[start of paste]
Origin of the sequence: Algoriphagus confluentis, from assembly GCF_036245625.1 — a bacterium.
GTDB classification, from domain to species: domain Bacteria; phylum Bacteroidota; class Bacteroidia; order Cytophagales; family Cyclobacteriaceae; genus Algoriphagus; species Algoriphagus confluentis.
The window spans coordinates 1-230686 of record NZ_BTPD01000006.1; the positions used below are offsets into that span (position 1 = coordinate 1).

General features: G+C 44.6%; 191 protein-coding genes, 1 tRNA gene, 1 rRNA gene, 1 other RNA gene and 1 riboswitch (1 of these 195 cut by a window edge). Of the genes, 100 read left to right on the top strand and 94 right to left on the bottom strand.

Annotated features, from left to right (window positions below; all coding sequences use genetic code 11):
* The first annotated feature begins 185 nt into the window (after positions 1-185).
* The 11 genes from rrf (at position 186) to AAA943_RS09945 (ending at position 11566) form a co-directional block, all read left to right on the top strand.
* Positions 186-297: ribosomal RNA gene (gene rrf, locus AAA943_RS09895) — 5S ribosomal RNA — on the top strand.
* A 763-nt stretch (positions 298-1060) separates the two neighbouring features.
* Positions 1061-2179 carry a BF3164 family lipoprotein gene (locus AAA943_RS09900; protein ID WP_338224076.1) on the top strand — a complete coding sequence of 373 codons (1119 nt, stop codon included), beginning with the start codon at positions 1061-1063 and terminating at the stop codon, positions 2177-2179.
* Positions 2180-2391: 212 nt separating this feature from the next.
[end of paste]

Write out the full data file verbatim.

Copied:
Origin of the sequence: Algoriphagus confluentis, from assembly GCF_036245625.1 — a bacterium.
GTDB classification, from domain to species: domain Bacteria; phylum Bacteroidota; class Bacteroidia; order Cytophagales; family Cyclobacteriaceae; genus Algoriphagus; species Algoriphagus confluentis.
The window spans coordinates 1-230686 of record NZ_BTPD01000006.1; the positions used below are offsets into that span (position 1 = coordinate 1).

General features: G+C 44.6%; 191 protein-coding genes, 1 tRNA gene, 1 rRNA gene, 1 other RNA gene and 1 riboswitch (1 of these 195 cut by a window edge). Of the genes, 100 read left to right on the top strand and 94 right to left on the bottom strand.

Annotated features, from left to right (window positions below; all coding sequences use genetic code 11):
* The first annotated feature begins 185 nt into the window (after positions 1-185).
* The 11 genes from rrf (at position 186) to AAA943_RS09945 (ending at position 11566) form a co-directional block, all read left to right on the top strand.
* Positions 186-297: ribosomal RNA gene (gene rrf, locus AAA943_RS09895) — 5S ribosomal RNA — on the top strand.
* A 763-nt stretch (positions 298-1060) separates the two neighbouring features.
* Positions 1061-2179 carry a BF3164 family lipoprotein gene (locus AAA943_RS09900; protein ID WP_338224076.1) on the top strand — a complete coding sequence of 373 codons (1119 nt, stop codon included), beginning with the start codon at positions 1061-1063 and terminating at the stop codon, positions 2177-2179.
* Positions 2180-2391: 212 nt separating this feature from the next.